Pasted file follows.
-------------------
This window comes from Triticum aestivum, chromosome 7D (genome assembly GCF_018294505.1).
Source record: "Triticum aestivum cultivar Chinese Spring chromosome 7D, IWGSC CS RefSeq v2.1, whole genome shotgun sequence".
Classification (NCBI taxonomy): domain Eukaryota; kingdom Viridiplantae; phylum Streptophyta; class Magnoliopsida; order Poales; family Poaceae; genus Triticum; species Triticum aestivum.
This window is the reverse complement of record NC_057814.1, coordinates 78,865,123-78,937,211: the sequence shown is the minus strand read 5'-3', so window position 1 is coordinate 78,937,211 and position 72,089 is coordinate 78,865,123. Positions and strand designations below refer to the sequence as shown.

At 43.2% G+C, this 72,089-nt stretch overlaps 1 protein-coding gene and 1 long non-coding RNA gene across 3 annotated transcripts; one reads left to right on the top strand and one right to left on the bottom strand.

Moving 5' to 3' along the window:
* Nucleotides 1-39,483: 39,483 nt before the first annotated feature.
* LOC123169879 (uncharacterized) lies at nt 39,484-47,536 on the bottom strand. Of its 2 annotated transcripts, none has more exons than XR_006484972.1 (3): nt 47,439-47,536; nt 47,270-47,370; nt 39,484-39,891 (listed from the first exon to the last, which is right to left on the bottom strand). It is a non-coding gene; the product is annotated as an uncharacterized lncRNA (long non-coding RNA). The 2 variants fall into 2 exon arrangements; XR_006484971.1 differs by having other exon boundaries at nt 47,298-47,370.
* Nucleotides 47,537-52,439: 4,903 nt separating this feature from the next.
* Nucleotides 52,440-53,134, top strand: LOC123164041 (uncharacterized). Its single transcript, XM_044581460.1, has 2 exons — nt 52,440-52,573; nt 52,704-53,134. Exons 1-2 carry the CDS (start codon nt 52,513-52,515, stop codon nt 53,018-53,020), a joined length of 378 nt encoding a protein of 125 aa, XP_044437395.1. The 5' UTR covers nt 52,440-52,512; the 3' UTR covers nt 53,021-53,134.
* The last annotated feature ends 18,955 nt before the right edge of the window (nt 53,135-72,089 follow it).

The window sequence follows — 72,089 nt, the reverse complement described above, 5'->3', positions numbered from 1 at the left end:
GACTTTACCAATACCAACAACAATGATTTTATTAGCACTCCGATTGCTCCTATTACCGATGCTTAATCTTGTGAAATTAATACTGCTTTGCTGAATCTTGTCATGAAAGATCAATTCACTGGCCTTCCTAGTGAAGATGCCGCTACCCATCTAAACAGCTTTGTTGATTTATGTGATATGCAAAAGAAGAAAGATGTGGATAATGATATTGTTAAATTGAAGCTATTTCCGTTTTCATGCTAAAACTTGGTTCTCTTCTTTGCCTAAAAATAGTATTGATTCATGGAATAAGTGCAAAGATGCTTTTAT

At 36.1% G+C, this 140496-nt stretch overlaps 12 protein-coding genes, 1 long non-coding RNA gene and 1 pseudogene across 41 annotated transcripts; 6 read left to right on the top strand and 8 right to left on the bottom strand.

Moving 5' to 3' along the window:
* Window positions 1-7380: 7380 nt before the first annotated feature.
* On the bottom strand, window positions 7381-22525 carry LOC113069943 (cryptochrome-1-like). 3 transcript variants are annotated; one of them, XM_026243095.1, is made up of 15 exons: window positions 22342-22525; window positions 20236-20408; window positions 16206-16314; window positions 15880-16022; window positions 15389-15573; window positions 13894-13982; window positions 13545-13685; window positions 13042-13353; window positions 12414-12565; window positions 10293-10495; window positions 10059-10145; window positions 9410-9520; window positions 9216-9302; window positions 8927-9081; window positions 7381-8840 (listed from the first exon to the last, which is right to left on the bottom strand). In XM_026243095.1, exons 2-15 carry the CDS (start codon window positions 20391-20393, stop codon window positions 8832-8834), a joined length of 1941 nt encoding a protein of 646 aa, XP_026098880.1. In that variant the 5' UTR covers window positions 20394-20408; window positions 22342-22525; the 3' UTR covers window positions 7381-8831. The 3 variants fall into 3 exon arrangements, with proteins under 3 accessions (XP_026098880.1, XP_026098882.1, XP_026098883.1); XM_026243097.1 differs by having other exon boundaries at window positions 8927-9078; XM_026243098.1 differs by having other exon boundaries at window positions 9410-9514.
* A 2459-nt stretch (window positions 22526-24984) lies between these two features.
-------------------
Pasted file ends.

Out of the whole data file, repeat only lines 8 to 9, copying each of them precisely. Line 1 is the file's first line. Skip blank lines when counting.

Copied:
* LOC123169879 (uncharacterized) lies at nt 39,484-47,536 on the bottom strand. Of its 2 annotated transcripts, none has more exons than XR_006484972.1 (3): nt 47,439-47,536; nt 47,270-47,370; nt 39,484-39,891 (listed from the first exon to the last, which is right to left on the bottom strand). It is a non-coding gene; the product is annotated as an uncharacterized lncRNA (long non-coding RNA). The 2 variants fall into 2 exon arrangements; XR_006484971.1 differs by having other exon boundaries at nt 47,298-47,370.
* Nucleotides 47,537-52,439: 4,903 nt separating this feature from the next.